November 26, 2014 by Melanie L.
I can’t think of a better time to reflect on my immigrant great-grandparents, the sacrifices they made, and the resulting birthright of freedom and privilege they bestowed upon me than at Thanksgiving.
I have a hard enough time parting with my children for two nights every other weekend that the mere thought of parting with them for weeks, let alone years or decades, pains me. Yet, that is the sacrifice my maternal great-grandfather, Abe Nissman, made when he came to this country without his family.
Just over 100 years ago, in 1910, 42-year-old Abe kissed his wife, Bessie, and three children, Micah (12), Meyer (5) and Morris (20 months), goodbye and never once returned to his homeland of Lublin, Bessarabia, Romania.
Abe worked for years to get naturalized, save money, and arrange for his family’s passage. While he worked, his family carried on without him. Abe did not read his children any stories, nor did he tuck them into bed. He did not kiss them goodnight. His family, at least, had each other. How lonely must he have been half a world away? How painful was it for him to part with his children for as long as he did?
When Abe’s two boys grew into their late teens, Abe was not there to guide them through that difficult transition to adulthood nor protect them from their own foolhardy teenage arrogance. Indeed, when Meyer was at that age, he drew the attention of a soldier who found sport in cutting Meyer’s eye from his face.
By the early 1920’s, Abe opened immigrant passage accounts to save money for his family’s fares. But, Micah never came to the States. During Abe’s absence, his daughter had fallen in love with a doctor and bore him three children. She didn’t want to uproot her children. Although my family does not know how exactly Micah and her children met their end, we do know they were murdered in the Holocaust. When Abe left, he couldn’t have known he was leaving his 12-year-old daughter forever.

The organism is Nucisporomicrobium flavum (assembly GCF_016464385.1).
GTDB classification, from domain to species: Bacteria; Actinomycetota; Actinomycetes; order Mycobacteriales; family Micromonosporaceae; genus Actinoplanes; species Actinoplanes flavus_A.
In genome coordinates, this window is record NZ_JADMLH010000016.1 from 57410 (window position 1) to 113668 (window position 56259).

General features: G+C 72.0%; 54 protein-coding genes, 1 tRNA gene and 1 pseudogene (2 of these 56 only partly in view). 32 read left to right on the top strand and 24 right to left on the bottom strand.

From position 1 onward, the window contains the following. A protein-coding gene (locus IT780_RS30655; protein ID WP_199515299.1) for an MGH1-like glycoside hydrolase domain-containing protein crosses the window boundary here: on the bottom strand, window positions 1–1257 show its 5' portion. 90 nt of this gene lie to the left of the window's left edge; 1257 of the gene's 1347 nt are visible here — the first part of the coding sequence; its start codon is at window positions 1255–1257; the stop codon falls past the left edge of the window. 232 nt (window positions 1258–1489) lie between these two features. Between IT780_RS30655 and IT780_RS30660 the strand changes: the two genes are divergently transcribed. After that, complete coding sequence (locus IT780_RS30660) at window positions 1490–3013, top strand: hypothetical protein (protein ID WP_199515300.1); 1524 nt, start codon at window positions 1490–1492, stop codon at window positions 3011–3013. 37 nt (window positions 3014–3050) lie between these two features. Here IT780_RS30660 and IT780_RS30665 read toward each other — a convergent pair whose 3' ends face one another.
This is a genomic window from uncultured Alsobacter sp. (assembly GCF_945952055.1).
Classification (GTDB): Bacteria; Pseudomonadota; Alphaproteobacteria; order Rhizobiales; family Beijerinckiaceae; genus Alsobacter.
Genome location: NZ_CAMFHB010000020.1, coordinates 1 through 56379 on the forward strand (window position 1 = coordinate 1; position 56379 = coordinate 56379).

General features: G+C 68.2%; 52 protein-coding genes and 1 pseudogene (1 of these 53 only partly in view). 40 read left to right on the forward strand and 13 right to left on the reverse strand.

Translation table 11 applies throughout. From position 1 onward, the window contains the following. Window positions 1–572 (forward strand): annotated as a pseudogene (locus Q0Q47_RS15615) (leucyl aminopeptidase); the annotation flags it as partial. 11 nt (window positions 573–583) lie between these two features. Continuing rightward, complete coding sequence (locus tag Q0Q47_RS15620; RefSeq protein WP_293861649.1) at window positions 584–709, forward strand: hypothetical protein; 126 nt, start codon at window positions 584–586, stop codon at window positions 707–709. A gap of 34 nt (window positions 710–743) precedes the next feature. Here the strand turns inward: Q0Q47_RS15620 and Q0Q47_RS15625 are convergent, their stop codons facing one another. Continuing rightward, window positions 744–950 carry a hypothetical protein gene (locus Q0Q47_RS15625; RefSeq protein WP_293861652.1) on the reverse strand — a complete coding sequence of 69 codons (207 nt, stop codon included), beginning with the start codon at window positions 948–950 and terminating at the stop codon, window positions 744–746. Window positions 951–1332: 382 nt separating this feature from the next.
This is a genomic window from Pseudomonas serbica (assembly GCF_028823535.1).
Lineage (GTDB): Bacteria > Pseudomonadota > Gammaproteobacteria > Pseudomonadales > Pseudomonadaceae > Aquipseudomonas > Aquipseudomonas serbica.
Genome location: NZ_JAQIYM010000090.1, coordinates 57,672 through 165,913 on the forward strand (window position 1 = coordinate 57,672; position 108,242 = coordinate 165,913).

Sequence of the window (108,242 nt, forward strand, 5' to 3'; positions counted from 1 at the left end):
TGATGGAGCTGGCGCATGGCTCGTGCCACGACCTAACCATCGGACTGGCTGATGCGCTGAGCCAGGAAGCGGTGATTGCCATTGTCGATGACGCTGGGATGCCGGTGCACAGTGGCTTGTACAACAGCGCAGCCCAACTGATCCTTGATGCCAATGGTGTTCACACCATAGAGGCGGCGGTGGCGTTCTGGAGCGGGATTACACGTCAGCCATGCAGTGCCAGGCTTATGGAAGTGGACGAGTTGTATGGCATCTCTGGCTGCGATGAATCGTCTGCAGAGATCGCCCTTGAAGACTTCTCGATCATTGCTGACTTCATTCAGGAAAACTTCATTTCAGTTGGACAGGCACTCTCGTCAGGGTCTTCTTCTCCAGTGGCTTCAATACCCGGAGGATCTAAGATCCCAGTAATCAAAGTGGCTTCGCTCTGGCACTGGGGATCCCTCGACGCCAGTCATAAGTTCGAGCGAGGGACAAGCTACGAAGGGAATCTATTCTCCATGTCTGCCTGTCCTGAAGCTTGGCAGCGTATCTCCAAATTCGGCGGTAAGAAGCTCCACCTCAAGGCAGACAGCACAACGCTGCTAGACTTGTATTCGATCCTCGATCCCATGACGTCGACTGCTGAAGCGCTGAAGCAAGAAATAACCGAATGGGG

Finally, after 15 years, Abe finally sent for his wife, Bessie, and Morris, then 17 years old. They arrived on December 7, 1925 followed two months later by Meyer in February, 1926.
In an unfortunate twist of fate, Abe died a mere three years later, in 1929. My grandfather, Morris, never really knew his father. Morris died before I was born and so I never knew him.
My kids often meltdown at bedtime. They act like it is news to them that they have to brush their teeth again. They’d rather flit about like woodland sprites naked through the house than put on their pajamas. But in those moments of chaos, I am grateful that I have my children under my roof, that I (eventually) put them to bed and kiss them goodnight. And, when I get lonely an hour later, I can peek in on them and watch their chests rise and fall under their fleece blankets.
Now, as I tuck my kids into bed this Thanksgiving week, long after Abe and his own children have all passed on, I haven’t forgotten my great-grandfather and the choice he made to leave his children behind to put me and my children ahead.